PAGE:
There are hundreds of cookery courses in Italy and many of them are concentrated in Tuscany (one day we’ll sift through the lot of them and find the best ones for our readers just as soon as we’ve got the UK nailed). In one small village there are apparently three cookery schools competing for business – let’s hope the kitchen knives are well secured there.
The Cookery School at Villa San Michele stands alone, or rather it’s located in a conservatory beneath the five-star hotel, which must have one of the best views over Florence and its Renaissance cityscape from lofty Fiesole.
The morning course is hosted by the executive chef, Attilio di Fabrizio and his sous chef. There are 12 stations, each with a dual hot plate, pans, trays of measured ingredients and a drawer of implements and cutlery.
We covered three dishes – home-made tagliatelle with white truffles, veal sirloin with Marsala and truffle sauce finishing off with the chef’s version of an individual tiramisu, truffle-free naturally. The chef demonstrated each step and we followed close behind him, trying to imitate his technique. It was a good way to work and allowed the chef to circulate and help out where our pasta was overstretched or too dry or where our meringues for the dessert needed whipping up.
The chef (like many chefs really) looked as though he’d be more at home in his work kitchen than in front of a group of English amateur cooks but he managed admirably with the help of translations by his assistant. He even managed to regale us with a tale and sly smile about how tiramisu is a Tuscan dessert descended from none other than Lorenzo di Medici. No doubt the good folks of the Veneto would have something to say about that.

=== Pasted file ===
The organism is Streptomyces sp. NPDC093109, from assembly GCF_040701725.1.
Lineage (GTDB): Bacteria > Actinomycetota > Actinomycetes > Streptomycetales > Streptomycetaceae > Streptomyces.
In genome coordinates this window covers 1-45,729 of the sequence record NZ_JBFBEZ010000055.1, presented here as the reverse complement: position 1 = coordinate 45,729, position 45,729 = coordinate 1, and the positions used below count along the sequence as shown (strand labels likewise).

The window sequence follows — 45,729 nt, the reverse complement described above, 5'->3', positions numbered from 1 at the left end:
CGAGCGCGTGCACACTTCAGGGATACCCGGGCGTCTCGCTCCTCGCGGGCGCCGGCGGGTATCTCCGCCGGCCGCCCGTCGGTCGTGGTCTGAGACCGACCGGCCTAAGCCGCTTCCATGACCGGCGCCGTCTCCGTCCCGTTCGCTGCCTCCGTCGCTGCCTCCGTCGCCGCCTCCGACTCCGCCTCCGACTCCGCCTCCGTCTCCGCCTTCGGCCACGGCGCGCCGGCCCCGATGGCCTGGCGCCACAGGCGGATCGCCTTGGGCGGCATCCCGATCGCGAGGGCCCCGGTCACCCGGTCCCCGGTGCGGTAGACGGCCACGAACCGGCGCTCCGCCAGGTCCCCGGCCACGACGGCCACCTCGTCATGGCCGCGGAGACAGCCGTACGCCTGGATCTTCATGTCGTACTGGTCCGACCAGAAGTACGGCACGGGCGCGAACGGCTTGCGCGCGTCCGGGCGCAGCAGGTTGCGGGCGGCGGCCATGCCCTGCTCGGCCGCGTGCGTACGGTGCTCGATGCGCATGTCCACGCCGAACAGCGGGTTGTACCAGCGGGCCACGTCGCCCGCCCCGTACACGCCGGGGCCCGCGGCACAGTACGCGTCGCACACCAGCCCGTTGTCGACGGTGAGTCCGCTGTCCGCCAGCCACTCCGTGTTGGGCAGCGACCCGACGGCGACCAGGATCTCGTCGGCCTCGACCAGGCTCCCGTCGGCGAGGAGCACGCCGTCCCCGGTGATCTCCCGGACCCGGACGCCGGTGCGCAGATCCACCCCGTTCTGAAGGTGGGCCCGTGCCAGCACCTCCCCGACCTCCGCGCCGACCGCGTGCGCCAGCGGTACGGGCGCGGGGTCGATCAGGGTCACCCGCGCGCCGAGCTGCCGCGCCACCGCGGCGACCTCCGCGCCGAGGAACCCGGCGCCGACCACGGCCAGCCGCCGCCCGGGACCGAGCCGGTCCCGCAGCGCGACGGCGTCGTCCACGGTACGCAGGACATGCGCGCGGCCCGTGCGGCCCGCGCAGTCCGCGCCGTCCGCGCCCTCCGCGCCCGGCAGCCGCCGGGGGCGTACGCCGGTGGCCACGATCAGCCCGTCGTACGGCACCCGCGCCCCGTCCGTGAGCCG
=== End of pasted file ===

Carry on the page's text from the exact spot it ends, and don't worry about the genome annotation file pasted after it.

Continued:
Rolling out your own pasta is always fun and elicits a slew of promises from the group to dig out its own pasta making machines from the back of the kitchen cupboard and make it a regular feature of their lives. The mixture of flour and butter is rolled by hand until it’s elastic then folded and put through the machine changing the grade until you have a fine three-foot strip of pasta like a scarf.
Interestingly, the chef demonstrated how to make spaghetti by using a traditional chittara machine that looked like a medieval instrument and made a slight twang as the rolling pin pushed out the pasta into strips. We stuck to our more functional rolling machines.
It was also interesting to see how much salt is used – 10g in a medium pan of boiling water and the use of a small ladle to add water to the cooked butter and chopped truffles in a pan. We grated a fresh white truffle from San Miniato on top of the pasta using a truffle grater, this gave it an extra petrol-pungent savouriness.
The veal turned out salty (the combination of salt and a stock cube perhaps proving too much in this case) but was tasty and we ate a mini version of each dish as we made them complete with a glass of prosecco. We then ate bigger versions of the dishes an hour or so later for lunch, where our tiramisu, made with meringues to give it a lighter feel and a splash of the fruity Disaronno liqueur, complete with cocoa stencilled topping was served to us.
For more information: Courses run from April to late October and cost €200 per person. Look out for the seasonal courses such as Discover Mushrooms.
The Villa San Michele Cookery School, Fiesole, Florence, Italy (+390555678200 ; www.villasanmichele.com)